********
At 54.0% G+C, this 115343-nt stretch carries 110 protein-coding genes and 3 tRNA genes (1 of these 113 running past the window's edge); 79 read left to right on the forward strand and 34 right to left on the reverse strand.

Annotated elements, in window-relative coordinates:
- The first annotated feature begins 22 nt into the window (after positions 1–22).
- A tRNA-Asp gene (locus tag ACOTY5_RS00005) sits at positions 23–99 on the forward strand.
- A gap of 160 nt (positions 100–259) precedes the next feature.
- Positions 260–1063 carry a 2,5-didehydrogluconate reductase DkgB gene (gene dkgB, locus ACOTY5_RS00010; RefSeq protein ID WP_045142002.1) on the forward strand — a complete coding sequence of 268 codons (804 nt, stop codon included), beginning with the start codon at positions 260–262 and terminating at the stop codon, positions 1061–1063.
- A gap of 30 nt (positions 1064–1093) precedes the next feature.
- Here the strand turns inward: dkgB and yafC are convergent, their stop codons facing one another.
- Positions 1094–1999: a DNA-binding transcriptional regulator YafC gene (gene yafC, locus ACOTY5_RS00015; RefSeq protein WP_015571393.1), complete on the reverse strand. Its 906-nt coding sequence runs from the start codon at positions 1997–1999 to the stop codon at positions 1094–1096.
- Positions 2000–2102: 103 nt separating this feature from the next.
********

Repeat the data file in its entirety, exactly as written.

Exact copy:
At 54.0% G+C, this 115343-nt stretch carries 110 protein-coding genes and 3 tRNA genes (1 of these 113 running past the window's edge); 79 read left to right on the forward strand and 34 right to left on the reverse strand.

Annotated elements, in window-relative coordinates:
- The first annotated feature begins 22 nt into the window (after positions 1–22).
- A tRNA-Asp gene (locus tag ACOTY5_RS00005) sits at positions 23–99 on the forward strand.
- A gap of 160 nt (positions 100–259) precedes the next feature.
- Positions 260–1063 carry a 2,5-didehydrogluconate reductase DkgB gene (gene dkgB, locus ACOTY5_RS00010; RefSeq protein ID WP_045142002.1) on the forward strand — a complete coding sequence of 268 codons (804 nt, stop codon included), beginning with the start codon at positions 260–262 and terminating at the stop codon, positions 1061–1063.
- A gap of 30 nt (positions 1064–1093) precedes the next feature.
- Here the strand turns inward: dkgB and yafC are convergent, their stop codons facing one another.
- Positions 1094–1999: a DNA-binding transcriptional regulator YafC gene (gene yafC, locus ACOTY5_RS00015; RefSeq protein WP_015571393.1), complete on the reverse strand. Its 906-nt coding sequence runs from the start codon at positions 1997–1999 to the stop codon at positions 1094–1096.
- Positions 2000–2102: 103 nt separating this feature from the next.